FETÖ spreads false news after losing schools in Guinea

DAILY SABAH WITH AA
ISTANBUL
Published 01.06.2017 23:03
Updated 01.06.2017 23:04

Members of the Gülenist Terror Group (FETÖ) in Guinea, the first African country to hand over schools operated by the terror group, are accused of harassing the families of students via text messages, Selahattin Yazar, the Guinea coordinator of Turkish Maarif Foundation said. Speaking to Anadolu Agency (AA), Yazar said that the terror group disseminates false information by claiming "the schools to be closed" had been taken over by Maarif.

"Because of FETÖ's distortions, some families registered their students to other schools. It was revealed that FETÖ members claimed that the schools were being taken over over due to a 'political dispute' in Turkey and called parents, informing them not to send their children to these schools anymore. We corrected this negative perception by organizing meetings with parents," he said.

Guinea signed a deal with the Turkish Maarif Foundation in October 2016 to shut down FETÖ schools and hand them over to the institution, becoming one of the first African countries to take action against the terror group.

Yazar said that the schools were closed on Turkey's request and after an agreement with the Turkish government, education resumed on Oct. 20, adding that all FETÖ-linked personnel were deported from the country.

Emphasizing that the school year began with 100 students enrolled at the first stage, Yazar said some families removed their children from the schools after receiving FETÖ's messages, and Maarif refunded tuition money back to families who made payments before the schools had been taken over.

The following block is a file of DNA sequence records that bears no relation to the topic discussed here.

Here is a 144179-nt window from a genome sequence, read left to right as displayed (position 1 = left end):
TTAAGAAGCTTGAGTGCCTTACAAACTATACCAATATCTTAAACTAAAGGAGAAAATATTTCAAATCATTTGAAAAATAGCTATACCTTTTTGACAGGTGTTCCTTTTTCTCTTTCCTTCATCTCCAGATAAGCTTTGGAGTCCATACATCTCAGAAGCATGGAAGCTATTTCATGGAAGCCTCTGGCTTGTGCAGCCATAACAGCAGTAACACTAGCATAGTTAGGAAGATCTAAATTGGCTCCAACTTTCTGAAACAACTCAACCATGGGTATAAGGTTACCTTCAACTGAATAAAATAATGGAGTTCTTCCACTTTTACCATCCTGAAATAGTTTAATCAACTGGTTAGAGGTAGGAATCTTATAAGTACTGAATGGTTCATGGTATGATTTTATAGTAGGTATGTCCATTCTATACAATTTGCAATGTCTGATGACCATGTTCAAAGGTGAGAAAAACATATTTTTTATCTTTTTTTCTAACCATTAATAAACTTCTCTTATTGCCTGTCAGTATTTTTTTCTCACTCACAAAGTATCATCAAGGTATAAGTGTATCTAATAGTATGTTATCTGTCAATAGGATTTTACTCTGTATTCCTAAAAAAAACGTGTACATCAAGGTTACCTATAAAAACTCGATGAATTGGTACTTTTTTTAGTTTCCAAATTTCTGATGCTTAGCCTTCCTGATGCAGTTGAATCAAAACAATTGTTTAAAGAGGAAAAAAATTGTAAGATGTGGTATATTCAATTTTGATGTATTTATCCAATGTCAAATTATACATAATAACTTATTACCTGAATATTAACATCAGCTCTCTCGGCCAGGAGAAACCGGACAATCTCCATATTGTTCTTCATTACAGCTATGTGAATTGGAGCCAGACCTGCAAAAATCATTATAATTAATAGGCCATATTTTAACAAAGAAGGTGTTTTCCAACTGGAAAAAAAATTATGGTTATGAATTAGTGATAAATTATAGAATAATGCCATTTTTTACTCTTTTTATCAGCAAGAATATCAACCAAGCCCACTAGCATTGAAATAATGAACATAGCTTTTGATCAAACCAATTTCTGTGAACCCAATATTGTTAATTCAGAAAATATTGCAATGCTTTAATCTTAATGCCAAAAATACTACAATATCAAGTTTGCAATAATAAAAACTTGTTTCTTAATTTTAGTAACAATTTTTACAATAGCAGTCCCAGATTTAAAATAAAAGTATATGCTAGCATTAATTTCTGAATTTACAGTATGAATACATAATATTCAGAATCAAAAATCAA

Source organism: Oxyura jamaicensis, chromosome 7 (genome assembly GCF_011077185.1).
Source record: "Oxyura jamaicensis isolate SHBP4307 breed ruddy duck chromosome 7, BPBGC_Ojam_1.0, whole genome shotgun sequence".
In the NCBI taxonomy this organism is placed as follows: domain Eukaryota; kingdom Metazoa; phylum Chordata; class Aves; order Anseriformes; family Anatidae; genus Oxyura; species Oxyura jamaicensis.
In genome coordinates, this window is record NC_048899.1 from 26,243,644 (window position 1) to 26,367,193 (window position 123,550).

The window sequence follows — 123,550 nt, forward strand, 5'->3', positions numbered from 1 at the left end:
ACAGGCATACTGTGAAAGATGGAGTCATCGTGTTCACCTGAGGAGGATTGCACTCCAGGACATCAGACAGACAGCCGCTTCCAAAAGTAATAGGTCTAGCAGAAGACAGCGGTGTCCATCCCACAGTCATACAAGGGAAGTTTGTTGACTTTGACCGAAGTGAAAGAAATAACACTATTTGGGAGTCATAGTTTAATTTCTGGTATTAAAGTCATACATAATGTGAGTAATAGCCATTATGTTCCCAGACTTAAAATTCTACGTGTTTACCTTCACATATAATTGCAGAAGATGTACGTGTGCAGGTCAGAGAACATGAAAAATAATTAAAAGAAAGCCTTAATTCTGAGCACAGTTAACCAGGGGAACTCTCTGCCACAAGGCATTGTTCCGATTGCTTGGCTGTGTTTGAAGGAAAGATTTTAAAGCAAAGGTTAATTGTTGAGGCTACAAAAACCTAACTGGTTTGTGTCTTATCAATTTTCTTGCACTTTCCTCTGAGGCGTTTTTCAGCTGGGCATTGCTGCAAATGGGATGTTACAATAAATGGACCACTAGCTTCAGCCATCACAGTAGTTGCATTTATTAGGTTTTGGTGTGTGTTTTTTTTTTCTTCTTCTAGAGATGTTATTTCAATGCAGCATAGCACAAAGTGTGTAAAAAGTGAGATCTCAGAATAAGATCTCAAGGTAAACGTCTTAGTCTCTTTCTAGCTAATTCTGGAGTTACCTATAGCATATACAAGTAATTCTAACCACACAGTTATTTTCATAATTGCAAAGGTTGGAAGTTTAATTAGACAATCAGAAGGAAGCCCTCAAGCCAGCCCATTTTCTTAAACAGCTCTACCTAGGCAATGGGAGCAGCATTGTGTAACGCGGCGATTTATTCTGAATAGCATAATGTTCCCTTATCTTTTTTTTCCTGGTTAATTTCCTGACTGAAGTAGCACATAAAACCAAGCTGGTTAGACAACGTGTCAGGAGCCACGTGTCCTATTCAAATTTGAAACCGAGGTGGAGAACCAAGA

He added that Maarif kept his promise not to discharge any school personnel after the overhaul, saying that 148 personnel, including eight Turkish staff are serving in the schools that have 373 students.

A total of 16 African countries, including Senegal, Mauritania, Chad, Gabon, Burkina Faso, Sao Tome, Guinea, Niger, Madagascar, Sudan, Djibouti, Rwanda and Somalia have signed agreements regarding the handover of FETO-linked schools. Negotiations with some other African countries continue.

The Maarif Foundation aims to be active around the world within five years and create educational mechanisms that represent a Turkish vision and promote the Turkish language.

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